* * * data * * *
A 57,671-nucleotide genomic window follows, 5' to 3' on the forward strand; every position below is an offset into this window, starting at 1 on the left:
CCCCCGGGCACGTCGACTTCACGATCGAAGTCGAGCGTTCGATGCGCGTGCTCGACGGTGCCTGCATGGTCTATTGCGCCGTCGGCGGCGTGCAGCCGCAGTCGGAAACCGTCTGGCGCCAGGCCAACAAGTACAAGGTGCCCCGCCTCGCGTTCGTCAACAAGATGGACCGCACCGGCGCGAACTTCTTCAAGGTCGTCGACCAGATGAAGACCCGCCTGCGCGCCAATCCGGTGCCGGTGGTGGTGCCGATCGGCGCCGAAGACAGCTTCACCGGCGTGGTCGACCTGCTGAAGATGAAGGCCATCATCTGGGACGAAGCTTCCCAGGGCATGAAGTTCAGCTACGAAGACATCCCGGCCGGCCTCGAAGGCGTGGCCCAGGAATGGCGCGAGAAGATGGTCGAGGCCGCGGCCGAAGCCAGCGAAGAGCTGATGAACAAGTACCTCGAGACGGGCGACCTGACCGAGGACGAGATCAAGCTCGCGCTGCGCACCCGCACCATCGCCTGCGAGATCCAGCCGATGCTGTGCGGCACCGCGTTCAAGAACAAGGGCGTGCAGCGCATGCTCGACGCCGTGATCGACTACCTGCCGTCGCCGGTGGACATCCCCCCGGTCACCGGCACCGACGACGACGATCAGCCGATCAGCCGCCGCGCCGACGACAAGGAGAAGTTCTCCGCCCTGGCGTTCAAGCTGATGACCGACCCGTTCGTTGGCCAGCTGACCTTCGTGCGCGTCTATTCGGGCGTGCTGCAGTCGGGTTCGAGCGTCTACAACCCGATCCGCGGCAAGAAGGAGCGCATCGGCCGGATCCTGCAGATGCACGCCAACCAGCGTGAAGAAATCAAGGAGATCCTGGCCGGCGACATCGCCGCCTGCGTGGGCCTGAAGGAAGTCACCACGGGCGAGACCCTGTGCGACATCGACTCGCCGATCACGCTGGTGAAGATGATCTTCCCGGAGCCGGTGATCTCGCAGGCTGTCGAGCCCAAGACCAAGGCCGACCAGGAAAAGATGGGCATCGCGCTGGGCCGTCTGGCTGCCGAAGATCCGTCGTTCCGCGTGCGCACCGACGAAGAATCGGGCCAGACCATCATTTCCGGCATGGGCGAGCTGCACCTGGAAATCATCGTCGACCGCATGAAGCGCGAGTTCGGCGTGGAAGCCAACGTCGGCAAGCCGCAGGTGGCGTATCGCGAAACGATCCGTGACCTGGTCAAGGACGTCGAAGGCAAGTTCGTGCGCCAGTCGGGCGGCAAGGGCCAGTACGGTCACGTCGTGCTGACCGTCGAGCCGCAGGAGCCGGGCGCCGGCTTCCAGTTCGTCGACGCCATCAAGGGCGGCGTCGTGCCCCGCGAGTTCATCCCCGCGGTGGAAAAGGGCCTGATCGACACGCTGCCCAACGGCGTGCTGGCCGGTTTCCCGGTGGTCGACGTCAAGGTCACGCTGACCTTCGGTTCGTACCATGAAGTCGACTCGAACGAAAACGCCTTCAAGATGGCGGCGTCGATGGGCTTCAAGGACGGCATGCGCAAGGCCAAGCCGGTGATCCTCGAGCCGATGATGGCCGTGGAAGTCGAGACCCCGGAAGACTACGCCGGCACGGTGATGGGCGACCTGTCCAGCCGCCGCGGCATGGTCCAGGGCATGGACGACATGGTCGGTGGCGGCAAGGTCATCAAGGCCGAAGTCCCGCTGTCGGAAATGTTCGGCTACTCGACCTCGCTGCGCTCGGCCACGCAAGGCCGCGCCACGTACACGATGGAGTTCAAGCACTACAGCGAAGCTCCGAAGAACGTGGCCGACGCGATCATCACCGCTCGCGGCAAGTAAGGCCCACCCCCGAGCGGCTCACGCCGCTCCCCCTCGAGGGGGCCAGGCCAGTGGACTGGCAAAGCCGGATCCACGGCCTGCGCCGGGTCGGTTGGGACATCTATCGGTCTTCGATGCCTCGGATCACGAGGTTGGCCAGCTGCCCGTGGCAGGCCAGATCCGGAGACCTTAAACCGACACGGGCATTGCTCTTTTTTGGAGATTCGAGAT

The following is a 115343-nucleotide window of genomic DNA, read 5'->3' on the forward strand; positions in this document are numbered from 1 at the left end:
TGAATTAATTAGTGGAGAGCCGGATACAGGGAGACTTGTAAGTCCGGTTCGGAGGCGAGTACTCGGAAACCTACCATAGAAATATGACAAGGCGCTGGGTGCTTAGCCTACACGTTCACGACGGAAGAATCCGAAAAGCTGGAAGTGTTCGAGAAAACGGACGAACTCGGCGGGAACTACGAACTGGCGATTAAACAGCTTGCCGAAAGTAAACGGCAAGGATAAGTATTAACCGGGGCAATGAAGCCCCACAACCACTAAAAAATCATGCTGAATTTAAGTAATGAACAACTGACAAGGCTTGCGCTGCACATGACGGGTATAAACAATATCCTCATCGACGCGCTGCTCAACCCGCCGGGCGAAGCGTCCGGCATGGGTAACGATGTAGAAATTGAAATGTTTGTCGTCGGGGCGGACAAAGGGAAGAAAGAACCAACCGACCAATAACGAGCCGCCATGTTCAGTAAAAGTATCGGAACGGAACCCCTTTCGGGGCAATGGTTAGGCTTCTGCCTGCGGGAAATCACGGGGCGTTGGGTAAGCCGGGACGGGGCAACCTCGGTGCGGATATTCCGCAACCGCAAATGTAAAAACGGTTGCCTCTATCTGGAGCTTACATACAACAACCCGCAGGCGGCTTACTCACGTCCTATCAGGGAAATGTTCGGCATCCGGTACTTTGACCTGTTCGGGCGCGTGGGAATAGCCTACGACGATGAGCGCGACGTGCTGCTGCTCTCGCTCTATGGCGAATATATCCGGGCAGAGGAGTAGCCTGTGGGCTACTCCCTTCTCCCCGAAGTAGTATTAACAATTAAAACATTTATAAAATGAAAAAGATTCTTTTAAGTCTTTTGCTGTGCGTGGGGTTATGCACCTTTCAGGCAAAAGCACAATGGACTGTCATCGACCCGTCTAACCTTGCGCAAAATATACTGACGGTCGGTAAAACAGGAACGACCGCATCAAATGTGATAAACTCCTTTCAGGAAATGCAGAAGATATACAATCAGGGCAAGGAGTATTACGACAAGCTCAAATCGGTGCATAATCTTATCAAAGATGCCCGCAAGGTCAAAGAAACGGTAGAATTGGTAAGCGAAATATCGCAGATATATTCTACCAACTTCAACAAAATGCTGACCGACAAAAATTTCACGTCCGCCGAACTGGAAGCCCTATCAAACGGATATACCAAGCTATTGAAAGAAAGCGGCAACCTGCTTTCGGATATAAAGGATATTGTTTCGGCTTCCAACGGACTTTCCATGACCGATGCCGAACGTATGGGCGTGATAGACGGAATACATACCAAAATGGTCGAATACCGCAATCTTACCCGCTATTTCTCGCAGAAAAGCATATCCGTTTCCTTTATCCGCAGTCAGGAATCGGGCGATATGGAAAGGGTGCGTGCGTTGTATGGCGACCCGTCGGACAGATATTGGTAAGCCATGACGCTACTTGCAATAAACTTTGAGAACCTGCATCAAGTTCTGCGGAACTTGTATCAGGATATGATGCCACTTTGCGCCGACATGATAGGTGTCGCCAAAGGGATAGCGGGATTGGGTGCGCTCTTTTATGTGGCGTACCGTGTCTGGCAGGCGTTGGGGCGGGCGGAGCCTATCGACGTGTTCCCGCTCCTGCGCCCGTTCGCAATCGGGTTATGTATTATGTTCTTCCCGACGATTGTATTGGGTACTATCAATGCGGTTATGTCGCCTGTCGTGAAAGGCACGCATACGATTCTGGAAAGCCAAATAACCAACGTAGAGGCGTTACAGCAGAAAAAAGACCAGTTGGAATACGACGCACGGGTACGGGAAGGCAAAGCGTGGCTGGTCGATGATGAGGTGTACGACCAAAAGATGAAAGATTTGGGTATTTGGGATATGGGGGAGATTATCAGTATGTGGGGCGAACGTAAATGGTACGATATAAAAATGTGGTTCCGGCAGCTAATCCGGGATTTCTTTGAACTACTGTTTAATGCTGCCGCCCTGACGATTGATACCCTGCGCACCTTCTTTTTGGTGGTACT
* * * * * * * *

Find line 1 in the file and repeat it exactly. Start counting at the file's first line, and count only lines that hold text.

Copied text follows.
A 57,671-nucleotide genomic window follows, 5' to 3' on the forward strand; every position below is an offset into this window, starting at 1 on the left: